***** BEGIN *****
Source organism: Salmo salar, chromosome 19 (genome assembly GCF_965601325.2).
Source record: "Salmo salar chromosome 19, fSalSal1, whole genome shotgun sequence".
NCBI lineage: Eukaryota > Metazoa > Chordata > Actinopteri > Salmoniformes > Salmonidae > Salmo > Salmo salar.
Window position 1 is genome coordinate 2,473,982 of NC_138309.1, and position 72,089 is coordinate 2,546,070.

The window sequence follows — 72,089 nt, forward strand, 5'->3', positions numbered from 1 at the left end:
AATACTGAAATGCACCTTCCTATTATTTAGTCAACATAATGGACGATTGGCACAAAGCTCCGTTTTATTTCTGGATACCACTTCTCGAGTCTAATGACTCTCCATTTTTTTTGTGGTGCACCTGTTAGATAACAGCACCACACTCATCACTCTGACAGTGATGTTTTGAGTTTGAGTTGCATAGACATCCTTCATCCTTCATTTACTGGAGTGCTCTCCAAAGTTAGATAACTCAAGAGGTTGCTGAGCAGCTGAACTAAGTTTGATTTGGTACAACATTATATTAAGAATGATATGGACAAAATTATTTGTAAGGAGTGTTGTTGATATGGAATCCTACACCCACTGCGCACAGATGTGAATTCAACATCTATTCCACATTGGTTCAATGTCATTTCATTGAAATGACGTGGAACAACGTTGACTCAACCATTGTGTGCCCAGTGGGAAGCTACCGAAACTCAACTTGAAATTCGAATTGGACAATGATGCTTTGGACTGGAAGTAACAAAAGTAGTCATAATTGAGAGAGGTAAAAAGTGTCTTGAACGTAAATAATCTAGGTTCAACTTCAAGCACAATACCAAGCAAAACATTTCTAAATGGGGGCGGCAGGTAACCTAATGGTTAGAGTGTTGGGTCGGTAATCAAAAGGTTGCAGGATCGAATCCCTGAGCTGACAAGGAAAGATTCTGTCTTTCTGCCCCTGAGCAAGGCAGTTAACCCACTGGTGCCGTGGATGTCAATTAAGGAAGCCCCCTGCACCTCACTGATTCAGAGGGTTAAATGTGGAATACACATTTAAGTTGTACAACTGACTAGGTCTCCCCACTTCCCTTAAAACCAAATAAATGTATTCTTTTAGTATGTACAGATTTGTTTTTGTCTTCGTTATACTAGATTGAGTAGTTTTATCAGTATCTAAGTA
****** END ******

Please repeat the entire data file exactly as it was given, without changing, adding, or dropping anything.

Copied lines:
Source organism: Salmo salar, chromosome 19 (genome assembly GCF_965601325.2).
Source record: "Salmo salar chromosome 19, fSalSal1, whole genome shotgun sequence".
NCBI lineage: Eukaryota > Metazoa > Chordata > Actinopteri > Salmoniformes > Salmonidae > Salmo > Salmo salar.
Window position 1 is genome coordinate 2,473,982 of NC_138309.1, and position 72,089 is coordinate 2,546,070.

The window sequence follows — 72,089 nt, forward strand, 5'->3', positions numbered from 1 at the left end:
AATACTGAAATGCACCTTCCTATTATTTAGTCAACATAATGGACGATTGGCACAAAGCTCCGTTTTATTTCTGGATACCACTTCTCGAGTCTAATGACTCTCCATTTTTTTTGTGGTGCACCTGTTAGATAACAGCACCACACTCATCACTCTGACAGTGATGTTTTGAGTTTGAGTTGCATAGACATCCTTCATCCTTCATTTACTGGAGTGCTCTCCAAAGTTAGATAACTCAAGAGGTTGCTGAGCAGCTGAACTAAGTTTGATTTGGTACAACATTATATTAAGAATGATATGGACAAAATTATTTGTAAGGAGTGTTGTTGATATGGAATCCTACACCCACTGCGCACAGATGTGAATTCAACATCTATTCCACATTGGTTCAATGTCATTTCATTGAAATGACGTGGAACAACGTTGACTCAACCATTGTGTGCCCAGTGGGAAGCTACCGAAACTCAACTTGAAATTCGAATTGGACAATGATGCTTTGGACTGGAAGTAACAAAAGTAGTCATAATTGAGAGAGGTAAAAAGTGTCTTGAACGTAAATAATCTAGGTTCAACTTCAAGCACAATACCAAGCAAAACATTTCTAAATGGGGGCGGCAGGTAACCTAATGGTTAGAGTGTTGGGTCGGTAATCAAAAGGTTGCAGGATCGAATCCCTGAGCTGACAAGGAAAGATTCTGTCTTTCTGCCCCTGAGCAAGGCAGTTAACCCACTGGTGCCGTGGATGTCAATTAAGGAAGCCCCCTGCACCTCACTGATTCAGAGGGTTAAATGTGGAATACACATTTAAGTTGTACAACTGACTAGGTCTCCCCACTTCCCTTAAAACCAAATAAATGTATTCTTTTAGTATGTACAGATTTGTTTTTGTCTTCGTTATACTAGATTGAGTAGTTTTATCAGTATCTAAGTA